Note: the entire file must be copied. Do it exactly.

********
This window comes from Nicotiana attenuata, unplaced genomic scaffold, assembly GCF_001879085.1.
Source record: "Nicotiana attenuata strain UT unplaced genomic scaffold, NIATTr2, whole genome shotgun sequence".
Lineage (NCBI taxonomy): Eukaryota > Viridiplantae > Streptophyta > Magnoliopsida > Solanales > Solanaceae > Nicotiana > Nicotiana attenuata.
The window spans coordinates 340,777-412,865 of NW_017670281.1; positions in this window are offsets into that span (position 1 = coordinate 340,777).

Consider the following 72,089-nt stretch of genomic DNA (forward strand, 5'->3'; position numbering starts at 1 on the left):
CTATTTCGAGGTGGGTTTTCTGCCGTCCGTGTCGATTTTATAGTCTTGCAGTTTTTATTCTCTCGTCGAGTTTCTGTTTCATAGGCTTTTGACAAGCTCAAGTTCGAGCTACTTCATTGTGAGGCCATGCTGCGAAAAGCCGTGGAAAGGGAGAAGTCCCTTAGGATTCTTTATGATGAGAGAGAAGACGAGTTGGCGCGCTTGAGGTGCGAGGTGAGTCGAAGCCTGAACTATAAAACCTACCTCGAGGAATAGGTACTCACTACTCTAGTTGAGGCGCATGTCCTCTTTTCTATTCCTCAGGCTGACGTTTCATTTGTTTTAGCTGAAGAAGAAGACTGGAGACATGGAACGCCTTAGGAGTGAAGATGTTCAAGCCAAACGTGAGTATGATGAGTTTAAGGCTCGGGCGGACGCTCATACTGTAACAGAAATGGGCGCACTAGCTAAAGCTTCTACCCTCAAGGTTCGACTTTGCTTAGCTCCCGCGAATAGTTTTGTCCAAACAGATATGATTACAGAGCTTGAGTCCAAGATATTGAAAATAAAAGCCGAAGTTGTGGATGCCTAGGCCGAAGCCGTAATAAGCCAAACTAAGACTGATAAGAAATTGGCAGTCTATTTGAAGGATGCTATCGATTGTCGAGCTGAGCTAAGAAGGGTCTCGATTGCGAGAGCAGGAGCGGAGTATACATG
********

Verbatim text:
This window comes from Nicotiana attenuata, unplaced genomic scaffold, assembly GCF_001879085.1.
Source record: "Nicotiana attenuata strain UT unplaced genomic scaffold, NIATTr2, whole genome shotgun sequence".
Lineage (NCBI taxonomy): Eukaryota > Viridiplantae > Streptophyta > Magnoliopsida > Solanales > Solanaceae > Nicotiana > Nicotiana attenuata.
The window spans coordinates 340,777-412,865 of NW_017670281.1; positions in this window are offsets into that span (position 1 = coordinate 340,777).

Consider the following 72,089-nt stretch of genomic DNA (forward strand, 5'->3'; position numbering starts at 1 on the left):
CTATTTCGAGGTGGGTTTTCTGCCGTCCGTGTCGATTTTATAGTCTTGCAGTTTTTATTCTCTCGTCGAGTTTCTGTTTCATAGGCTTTTGACAAGCTCAAGTTCGAGCTACTTCATTGTGAGGCCATGCTGCGAAAAGCCGTGGAAAGGGAGAAGTCCCTTAGGATTCTTTATGATGAGAGAGAAGACGAGTTGGCGCGCTTGAGGTGCGAGGTGAGTCGAAGCCTGAACTATAAAACCTACCTCGAGGAATAGGTACTCACTACTCTAGTTGAGGCGCATGTCCTCTTTTCTATTCCTCAGGCTGACGTTTCATTTGTTTTAGCTGAAGAAGAAGACTGGAGACATGGAACGCCTTAGGAGTGAAGATGTTCAAGCCAAACGTGAGTATGATGAGTTTAAGGCTCGGGCGGACGCTCATACTGTAACAGAAATGGGCGCACTAGCTAAAGCTTCTACCCTCAAGGTTCGACTTTGCTTAGCTCCCGCGAATAGTTTTGTCCAAACAGATATGATTACAGAGCTTGAGTCCAAGATATTGAAAATAAAAGCCGAAGTTGTGGATGCCTAGGCCGAAGCCGTAATAAGCCAAACTAAGACTGATAAGAAATTGGCAGTCTATTTGAAGGATGCTATCGATTGTCGAGCTGAGCTAAGAAGGGTCTCGATTGCGAGAGCAGGAGCGGAGTATACATG